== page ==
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Mochi ice cream is the perfect balance of soft, chewy and sweet. Now you can fully customize this delicious treat at home!
I’ve made mochi ice cream so many times that I’ve lost track… It’s actually what I was most known for making when I was new to social media, until I transitioned to making more dinner recipes.
My first attempt at making mochi ice cream was a disaster. It’s not easy! But, I’ve learned so many things since then and I’m here to share all of my tips and tricks with you. Your first time making this may not be picture perfect, but I assure you that it’s not too difficult 🙂
Mochi ice cream is gluten-free!?
This is a shock to many people, but yes! Mochi is gluten-free. The main ingredient of mochi is glutinous rice flour. Contrary to the name, it doesn’t mean it has gluten! I know, this is always a surprise to so many people who have gluten intolerance.
Glutinous rice flour
Glutinous rice flour is made from grinding and dehydrating glutinous rice kernels, otherwise known as sticky rice or sweet rice. All brands of glutinous rice flour will work for this recipe, but I prefer using Mochiko which is a Japanese brand. It will give you a much better texture and taste. I’ve tried a few other brands and it worked, but the taste and texture was not as soft and chewy. It also turned a bit hard after freezing. So, use Mochiko if you can but if not then any brand will do.
Shaping the ice cream
There are just a few tools needed to shape the ice cream perfectly: a muffin tin, an ice cream scooper and cupcake liners. These few items will make it very easy to shape the ice cream, but don’t worry if you’re missing one! You can also scoop ice cream in plastic wrap and freeze it.
You will need to prepare the ice cream scoops ahead of time, so prepare accordingly. The ice cream needs to firm up in the freezer for a minimum of 2 hours. Once the ice cream rounds are ready, then you can start to make the dough. There is minimal active work when making mochi, but lots of resting time.
- Mochi dough is very sticky, so use plenty of starch! I like to use a sifter for thin, even layers of starch. Don’t be shy when adding starch – add it to the cutting board, your hand, the knife and another layer on top of the dough. Once you become a pro, you’ll know exactly how much to use. As a beginner, though, it’s best to use more starch to prevent stickiness.
- Work quickly because ice cream melts very fast. Only take out one ice cream ball at a time to wrap your dough and immediately put it back in the freezer until firm. Also, try not to touch and squeeze the mochi balls because the warmth from your hands will melt it.
- Make sure the dough is completely cooled before wrapping the ice cream. It will melt and become a mess if you wrap the ice cream with dough that’s still warm. Also make sure to cover the dough with plastic wrap so it doesn’t dry out
- Don’t skip any of the steps! There is a purpose to each step and it’s best not to take shortcuts, especially if it’s your first time. For example, the ice cream needs to be frozen again after scooping. If this step is skipped and the ice cream wasn’t frozen solid, then you will most likely end up with a melting mess.
Mochi flavor ideas
green tea – add matcha to the milk or sift it right on top of the mochi balls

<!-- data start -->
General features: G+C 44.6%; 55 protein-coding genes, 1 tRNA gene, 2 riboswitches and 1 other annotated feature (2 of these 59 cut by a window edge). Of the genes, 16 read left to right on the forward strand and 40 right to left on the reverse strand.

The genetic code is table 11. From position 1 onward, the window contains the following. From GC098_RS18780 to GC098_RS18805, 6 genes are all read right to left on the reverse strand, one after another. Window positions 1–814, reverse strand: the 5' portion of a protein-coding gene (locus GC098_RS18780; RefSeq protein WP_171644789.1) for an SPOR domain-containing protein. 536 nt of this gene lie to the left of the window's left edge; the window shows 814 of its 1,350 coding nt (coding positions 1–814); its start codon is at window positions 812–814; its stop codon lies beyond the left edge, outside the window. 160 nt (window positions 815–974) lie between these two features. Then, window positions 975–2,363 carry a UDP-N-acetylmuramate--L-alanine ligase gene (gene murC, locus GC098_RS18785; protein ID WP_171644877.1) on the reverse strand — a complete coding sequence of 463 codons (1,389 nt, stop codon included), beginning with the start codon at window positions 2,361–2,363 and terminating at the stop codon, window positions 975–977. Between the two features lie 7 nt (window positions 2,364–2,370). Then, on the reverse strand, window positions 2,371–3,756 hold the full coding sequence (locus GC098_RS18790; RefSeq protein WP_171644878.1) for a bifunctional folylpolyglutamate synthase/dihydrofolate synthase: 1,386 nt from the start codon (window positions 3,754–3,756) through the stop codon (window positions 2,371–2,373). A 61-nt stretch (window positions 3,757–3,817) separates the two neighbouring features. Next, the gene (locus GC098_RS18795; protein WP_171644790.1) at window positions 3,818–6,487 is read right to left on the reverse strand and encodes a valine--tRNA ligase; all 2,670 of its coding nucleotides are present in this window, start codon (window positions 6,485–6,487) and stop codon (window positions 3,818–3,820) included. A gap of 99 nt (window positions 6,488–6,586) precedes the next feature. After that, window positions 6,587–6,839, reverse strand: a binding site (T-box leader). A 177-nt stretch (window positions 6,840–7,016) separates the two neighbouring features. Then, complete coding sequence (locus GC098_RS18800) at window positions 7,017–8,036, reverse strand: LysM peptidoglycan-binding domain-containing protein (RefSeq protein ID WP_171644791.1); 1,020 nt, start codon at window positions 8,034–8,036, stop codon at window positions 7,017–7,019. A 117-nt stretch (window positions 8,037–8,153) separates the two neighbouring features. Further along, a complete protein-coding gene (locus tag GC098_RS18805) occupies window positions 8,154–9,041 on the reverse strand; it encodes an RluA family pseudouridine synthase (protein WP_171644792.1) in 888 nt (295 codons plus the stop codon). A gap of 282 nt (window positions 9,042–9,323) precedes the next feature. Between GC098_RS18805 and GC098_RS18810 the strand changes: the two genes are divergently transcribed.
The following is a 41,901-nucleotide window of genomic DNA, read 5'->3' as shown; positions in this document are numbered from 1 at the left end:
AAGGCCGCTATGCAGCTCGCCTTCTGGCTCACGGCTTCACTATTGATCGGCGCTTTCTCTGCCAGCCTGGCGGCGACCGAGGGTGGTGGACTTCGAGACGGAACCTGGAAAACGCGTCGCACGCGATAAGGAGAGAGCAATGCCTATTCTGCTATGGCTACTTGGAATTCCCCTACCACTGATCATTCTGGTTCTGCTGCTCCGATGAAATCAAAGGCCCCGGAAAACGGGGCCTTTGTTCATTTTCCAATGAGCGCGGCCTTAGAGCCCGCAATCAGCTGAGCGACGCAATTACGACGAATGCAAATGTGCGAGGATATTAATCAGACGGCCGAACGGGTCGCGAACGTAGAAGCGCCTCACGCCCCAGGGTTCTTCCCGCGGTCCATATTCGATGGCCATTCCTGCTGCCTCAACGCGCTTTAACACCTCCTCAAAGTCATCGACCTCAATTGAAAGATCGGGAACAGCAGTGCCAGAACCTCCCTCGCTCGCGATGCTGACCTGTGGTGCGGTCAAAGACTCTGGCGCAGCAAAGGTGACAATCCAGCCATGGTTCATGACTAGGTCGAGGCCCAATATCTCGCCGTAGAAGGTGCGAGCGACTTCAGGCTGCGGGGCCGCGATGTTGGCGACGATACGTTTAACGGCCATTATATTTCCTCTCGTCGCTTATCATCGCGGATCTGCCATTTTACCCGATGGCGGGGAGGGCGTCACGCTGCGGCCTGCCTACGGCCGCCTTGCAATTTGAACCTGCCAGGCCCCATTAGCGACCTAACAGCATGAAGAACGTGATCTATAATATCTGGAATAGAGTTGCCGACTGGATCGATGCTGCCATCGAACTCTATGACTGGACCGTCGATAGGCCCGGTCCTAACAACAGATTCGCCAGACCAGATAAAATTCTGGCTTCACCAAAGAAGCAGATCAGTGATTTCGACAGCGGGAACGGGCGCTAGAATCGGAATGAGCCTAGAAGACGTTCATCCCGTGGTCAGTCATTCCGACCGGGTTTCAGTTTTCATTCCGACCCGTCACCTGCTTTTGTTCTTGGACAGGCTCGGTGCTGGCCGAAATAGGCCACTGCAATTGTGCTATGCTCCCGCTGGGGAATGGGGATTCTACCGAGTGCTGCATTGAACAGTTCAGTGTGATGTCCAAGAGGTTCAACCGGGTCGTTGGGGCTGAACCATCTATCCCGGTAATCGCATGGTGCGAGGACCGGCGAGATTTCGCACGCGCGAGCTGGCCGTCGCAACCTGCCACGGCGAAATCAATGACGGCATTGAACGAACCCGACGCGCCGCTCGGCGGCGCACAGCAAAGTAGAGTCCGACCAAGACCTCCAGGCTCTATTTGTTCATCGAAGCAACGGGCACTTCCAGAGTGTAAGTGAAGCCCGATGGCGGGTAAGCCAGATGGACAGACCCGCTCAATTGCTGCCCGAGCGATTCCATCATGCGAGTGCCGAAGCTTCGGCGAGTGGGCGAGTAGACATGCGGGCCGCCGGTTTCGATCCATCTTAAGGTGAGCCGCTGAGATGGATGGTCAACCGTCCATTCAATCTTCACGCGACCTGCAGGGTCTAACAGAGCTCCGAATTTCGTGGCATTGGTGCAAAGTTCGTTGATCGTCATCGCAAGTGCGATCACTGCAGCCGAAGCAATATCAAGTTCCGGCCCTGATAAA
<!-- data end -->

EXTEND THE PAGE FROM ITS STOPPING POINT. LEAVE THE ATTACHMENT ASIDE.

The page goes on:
chocolate – add cocoa powder to the milk and on top of the mochi balls
cookie dough – cookie dough and mochi combine for the most delicious dessert!
Ice cream is already frozen, so why do I need to freeze it again?
Yes, ice cream is frozen, but ice crystals soften after scooping. Trust me on this and do not skip this step. The ice cream balls need to be placed in the freezer for a minimum of 2 hours until rock solid. It may take longer depending on your freezer.
What kind of oil should I use?
I recommend coconut oil for best flavor, but most types of oil will be just fine. It’s such a small amount used, so you likely won’t notice a difference. Just don’t use a strong tasting oil like sesame or peanut.
I don’t have glutinous rice flour, can I use regular flour?
If you’re looking for that traditional mochi taste, then use glutinous rice flour. It’s needed for the sticky and chewy texture that mochi is known for. I have, however, tried this recipe using regular, all-purpose flour. I was very surprised that it worked! The taste was very different – it was very doughy but not bad. If you’re ever bored one day and want to experiment, then I recommend. But other than that, you need glutinous rice flour.
Help! My dough is too sticky!
If the dough is sticking to everything, then you need more starch! Use starch to stretch out the dough and a dab of water if you need the dough to become sticky again.
Can you taste the starch?
Not if you use potato starch and follow my directions! Potato starch will give you a much better result than cornstarch because it has a finer texture and milder taste. You won’t get that crunchy chalk feel that cornstarch has. Also, it’s important to dust off the excess starch on the dough with a brush or your hands.
I don’t have potato starch, can I use something else?
Use cornstarch as a second choice, or use glutinous rice flour if you don’t have any type of starch. I’ve seen some people do this with good results, but they usually cook the dough on the stovetop first before use.
Can I use milk alternatives?
Yes! My favorite milk to use is vanilla almond milk. Milk provides a creamy taste and more flavor, but you could even use water if you want. Just use a milk that you enjoy drinking.